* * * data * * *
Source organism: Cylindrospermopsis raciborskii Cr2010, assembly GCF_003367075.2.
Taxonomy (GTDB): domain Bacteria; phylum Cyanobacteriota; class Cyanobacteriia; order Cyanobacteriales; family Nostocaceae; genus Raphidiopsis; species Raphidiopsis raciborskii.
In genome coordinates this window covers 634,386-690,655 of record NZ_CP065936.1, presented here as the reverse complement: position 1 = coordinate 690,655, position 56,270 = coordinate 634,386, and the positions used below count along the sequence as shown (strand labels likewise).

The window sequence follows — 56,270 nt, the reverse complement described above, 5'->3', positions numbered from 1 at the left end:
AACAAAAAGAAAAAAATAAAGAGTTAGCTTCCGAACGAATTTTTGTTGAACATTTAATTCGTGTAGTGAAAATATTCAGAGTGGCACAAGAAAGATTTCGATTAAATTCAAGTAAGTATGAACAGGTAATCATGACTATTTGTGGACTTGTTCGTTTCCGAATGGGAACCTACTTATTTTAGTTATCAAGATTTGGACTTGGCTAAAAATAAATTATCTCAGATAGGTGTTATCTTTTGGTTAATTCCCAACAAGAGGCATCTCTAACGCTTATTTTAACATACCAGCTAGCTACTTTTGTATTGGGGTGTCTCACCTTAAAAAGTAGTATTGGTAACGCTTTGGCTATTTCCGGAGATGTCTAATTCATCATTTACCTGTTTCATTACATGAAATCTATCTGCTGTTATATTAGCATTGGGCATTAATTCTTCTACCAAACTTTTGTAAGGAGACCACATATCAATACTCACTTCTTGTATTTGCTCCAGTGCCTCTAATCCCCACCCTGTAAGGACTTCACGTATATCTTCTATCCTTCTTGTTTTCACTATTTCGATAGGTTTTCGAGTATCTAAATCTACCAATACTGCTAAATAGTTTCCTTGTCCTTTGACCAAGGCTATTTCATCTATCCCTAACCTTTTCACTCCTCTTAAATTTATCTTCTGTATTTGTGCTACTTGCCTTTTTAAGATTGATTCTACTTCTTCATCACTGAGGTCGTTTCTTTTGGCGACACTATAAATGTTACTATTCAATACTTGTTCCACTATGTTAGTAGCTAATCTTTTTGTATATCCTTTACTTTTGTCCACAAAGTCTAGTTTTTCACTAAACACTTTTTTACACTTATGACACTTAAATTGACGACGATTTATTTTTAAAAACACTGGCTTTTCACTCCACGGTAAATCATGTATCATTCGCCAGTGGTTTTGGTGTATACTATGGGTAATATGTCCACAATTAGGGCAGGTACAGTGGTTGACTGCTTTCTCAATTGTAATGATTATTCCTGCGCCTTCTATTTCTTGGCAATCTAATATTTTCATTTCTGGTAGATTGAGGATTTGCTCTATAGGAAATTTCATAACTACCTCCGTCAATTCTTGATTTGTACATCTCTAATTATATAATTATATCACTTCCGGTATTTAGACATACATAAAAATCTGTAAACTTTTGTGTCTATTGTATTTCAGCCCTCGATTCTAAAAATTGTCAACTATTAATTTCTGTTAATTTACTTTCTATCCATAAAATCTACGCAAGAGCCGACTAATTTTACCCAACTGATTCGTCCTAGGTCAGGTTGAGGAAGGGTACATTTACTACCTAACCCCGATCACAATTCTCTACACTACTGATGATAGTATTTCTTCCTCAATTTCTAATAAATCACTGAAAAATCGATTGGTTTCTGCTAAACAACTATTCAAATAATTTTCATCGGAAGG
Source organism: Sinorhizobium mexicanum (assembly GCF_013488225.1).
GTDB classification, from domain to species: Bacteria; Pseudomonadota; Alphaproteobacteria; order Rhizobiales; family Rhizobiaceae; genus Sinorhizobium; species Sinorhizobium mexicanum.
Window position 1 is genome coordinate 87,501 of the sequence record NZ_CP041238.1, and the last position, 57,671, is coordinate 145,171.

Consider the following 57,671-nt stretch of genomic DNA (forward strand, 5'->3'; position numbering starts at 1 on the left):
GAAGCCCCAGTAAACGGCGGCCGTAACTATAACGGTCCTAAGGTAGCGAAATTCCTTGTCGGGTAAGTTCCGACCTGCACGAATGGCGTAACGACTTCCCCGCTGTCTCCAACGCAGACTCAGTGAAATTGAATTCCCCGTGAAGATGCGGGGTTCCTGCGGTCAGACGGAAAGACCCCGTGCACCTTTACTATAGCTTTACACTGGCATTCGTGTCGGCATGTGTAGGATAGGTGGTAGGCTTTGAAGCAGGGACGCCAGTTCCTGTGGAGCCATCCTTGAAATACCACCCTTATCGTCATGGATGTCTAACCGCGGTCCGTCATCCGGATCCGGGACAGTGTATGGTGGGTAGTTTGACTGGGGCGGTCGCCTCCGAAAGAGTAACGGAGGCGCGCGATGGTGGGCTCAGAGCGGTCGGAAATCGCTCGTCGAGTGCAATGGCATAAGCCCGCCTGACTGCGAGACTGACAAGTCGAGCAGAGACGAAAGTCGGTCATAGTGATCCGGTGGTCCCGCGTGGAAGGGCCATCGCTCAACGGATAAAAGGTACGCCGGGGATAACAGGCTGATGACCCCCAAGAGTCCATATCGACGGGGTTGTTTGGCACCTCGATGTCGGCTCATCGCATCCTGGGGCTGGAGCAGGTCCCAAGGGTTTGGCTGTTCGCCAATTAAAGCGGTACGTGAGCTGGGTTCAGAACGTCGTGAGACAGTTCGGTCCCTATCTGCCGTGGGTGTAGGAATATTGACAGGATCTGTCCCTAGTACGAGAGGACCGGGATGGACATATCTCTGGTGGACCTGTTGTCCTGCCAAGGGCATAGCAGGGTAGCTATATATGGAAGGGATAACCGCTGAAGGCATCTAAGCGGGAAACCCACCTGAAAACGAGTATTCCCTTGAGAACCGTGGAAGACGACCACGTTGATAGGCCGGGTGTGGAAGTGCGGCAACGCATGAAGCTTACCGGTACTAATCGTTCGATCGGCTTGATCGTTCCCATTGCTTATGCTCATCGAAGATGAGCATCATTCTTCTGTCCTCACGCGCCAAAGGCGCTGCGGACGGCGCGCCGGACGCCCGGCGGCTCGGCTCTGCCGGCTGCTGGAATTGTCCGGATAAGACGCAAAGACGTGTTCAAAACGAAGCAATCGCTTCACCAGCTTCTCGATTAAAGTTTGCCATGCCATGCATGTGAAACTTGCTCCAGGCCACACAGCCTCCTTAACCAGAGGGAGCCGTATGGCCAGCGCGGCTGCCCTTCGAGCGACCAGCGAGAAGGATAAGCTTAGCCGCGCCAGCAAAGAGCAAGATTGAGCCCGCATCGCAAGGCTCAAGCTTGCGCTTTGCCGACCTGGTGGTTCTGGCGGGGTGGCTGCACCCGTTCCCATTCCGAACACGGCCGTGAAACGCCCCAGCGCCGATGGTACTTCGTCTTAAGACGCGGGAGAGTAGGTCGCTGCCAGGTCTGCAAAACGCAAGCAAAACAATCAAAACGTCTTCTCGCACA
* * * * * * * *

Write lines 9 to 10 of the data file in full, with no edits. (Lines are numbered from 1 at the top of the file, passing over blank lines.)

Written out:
Consider the following 57,671-nt stretch of genomic DNA (forward strand, 5'->3'; position numbering starts at 1 on the left):
GAAGCCCCAGTAAACGGCGGCCGTAACTATAACGGTCCTAAGGTAGCGAAATTCCTTGTCGGGTAAGTTCCGACCTGCACGAATGGCGTAACGACTTCCCCGCTGTCTCCAACGCAGACTCAGTGAAATTGAATTCCCCGTGAAGATGCGGGGTTCCTGCGGTCAGACGGAAAGACCCCGTGCACCTTTACTATAGCTTTACACTGGCATTCGTGTCGGCATGTGTAGGATAGGTGGTAGGCTTTGAAGCAGGGACGCCAGTTCCTGTGGAGCCATCCTTGAAATACCACCCTTATCGTCATGGATGTCTAACCGCGGTCCGTCATCCGGATCCGGGACAGTGTATGGTGGGTAGTTTGACTGGGGCGGTCGCCTCCGAAAGAGTAACGGAGGCGCGCGATGGTGGGCTCAGAGCGGTCGGAAATCGCTCGTCGAGTGCAATGGCATAAGCCCGCCTGACTGCGAGACTGACAAGTCGAGCAGAGACGAAAGTCGGTCATAGTGATCCGGTGGTCCCGCGTGGAAGGGCCATCGCTCAACGGATAAAAGGTACGCCGGGGATAACAGGCTGATGACCCCCAAGAGTCCATATCGACGGGGTTGTTTGGCACCTCGATGTCGGCTCATCGCATCCTGGGGCTGGAGCAGGTCCCAAGGGTTTGGCTGTTCGCCAATTAAAGCGGTACGTGAGCTGGGTTCAGAACGTCGTGAGACAGTTCGGTCCCTATCTGCCGTGGGTGTAGGAATATTGACAGGATCTGTCCCTAGTACGAGAGGACCGGGATGGACATATCTCTGGTGGACCTGTTGTCCTGCCAAGGGCATAGCAGGGTAGCTATATATGGAAGGGATAACCGCTGAAGGCATCTAAGCGGGAAACCCACCTGAAAACGAGTATTCCCTTGAGAACCGTGGAAGACGACCACGTTGATAGGCCGGGTGTGGAAGTGCGGCAACGCATGAAGCTTACCGGTACTAATCGTTCGATCGGCTTGATCGTTCCCATTGCTTATGCTCATCGAAGATGAGCATCATTCTTCTGTCCTCACGCGCCAAAGGCGCTGCGGACGGCGCGCCGGACGCCCGGCGGCTCGGCTCTGCCGGCTGCTGGAATTGTCCGGATAAGACGCAAAGACGTGTTCAAAACGAAGCAATCGCTTCACCAGCTTCTCGATTAAAGTTTGCCATGCCATGCATGTGAAACTTGCTCCAGGCCACACAGCCTCCTTAACCAGAGGGAGCCGTATGGCCAGCGCGGCTGCCCTTCGAGCGACCAGCGAGAAGGATAAGCTTAGCCGCGCCAGCAAAGAGCAAGATTGAGCCCGCATCGCAAGGCTCAAGCTTGCGCTTTGCCGACCTGGTGGTTCTGGCGGGGTGGCTGCACCCGTTCCCATTCCGAACACGGCCGTGAAACGCCCCAGCGCCGATGGTACTTCGTCTTAAGACGCGGGAGAGTAGGTCGCTGCCAGGTCTGCAAAACGCAAGCAAAACAATCAAAACGTCTTCTCGCACA